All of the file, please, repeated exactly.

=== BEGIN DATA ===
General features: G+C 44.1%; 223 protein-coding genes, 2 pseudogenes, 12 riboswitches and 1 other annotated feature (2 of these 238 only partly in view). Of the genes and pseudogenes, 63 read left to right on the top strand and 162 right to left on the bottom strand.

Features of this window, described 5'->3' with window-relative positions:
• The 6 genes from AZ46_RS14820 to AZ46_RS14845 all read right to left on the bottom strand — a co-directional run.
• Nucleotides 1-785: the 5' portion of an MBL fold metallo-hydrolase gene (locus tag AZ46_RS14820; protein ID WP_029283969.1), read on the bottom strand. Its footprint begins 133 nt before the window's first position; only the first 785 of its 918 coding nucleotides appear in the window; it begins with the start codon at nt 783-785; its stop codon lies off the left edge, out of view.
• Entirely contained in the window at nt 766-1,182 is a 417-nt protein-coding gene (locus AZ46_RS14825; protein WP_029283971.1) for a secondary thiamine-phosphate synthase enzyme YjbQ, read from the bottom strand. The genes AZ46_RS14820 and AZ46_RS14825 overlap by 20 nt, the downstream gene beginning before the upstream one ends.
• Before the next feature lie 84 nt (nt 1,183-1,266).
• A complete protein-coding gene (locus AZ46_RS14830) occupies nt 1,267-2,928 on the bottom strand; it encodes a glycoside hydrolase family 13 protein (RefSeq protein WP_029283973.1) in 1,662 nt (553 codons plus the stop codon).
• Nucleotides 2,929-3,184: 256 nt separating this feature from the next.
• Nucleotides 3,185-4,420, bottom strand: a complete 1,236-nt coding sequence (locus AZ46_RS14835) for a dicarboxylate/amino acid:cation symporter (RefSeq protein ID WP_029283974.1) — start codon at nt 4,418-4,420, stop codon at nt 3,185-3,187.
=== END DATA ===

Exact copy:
General features: G+C 44.1%; 223 protein-coding genes, 2 pseudogenes, 12 riboswitches and 1 other annotated feature (2 of these 238 only partly in view). Of the genes and pseudogenes, 63 read left to right on the top strand and 162 right to left on the bottom strand.

Features of this window, described 5'->3' with window-relative positions:
• The 6 genes from AZ46_RS14820 to AZ46_RS14845 all read right to left on the bottom strand — a co-directional run.
• Nucleotides 1-785: the 5' portion of an MBL fold metallo-hydrolase gene (locus tag AZ46_RS14820; protein ID WP_029283969.1), read on the bottom strand. Its footprint begins 133 nt before the window's first position; only the first 785 of its 918 coding nucleotides appear in the window; it begins with the start codon at nt 783-785; its stop codon lies off the left edge, out of view.
• Entirely contained in the window at nt 766-1,182 is a 417-nt protein-coding gene (locus AZ46_RS14825; protein WP_029283971.1) for a secondary thiamine-phosphate synthase enzyme YjbQ, read from the bottom strand. The genes AZ46_RS14820 and AZ46_RS14825 overlap by 20 nt, the downstream gene beginning before the upstream one ends.
• Before the next feature lie 84 nt (nt 1,183-1,266).
• A complete protein-coding gene (locus AZ46_RS14830) occupies nt 1,267-2,928 on the bottom strand; it encodes a glycoside hydrolase family 13 protein (RefSeq protein WP_029283973.1) in 1,662 nt (553 codons plus the stop codon).
• Nucleotides 2,929-3,184: 256 nt separating this feature from the next.
• Nucleotides 3,185-4,420, bottom strand: a complete 1,236-nt coding sequence (locus AZ46_RS14835) for a dicarboxylate/amino acid:cation symporter (RefSeq protein ID WP_029283974.1) — start codon at nt 4,418-4,420, stop codon at nt 3,185-3,187.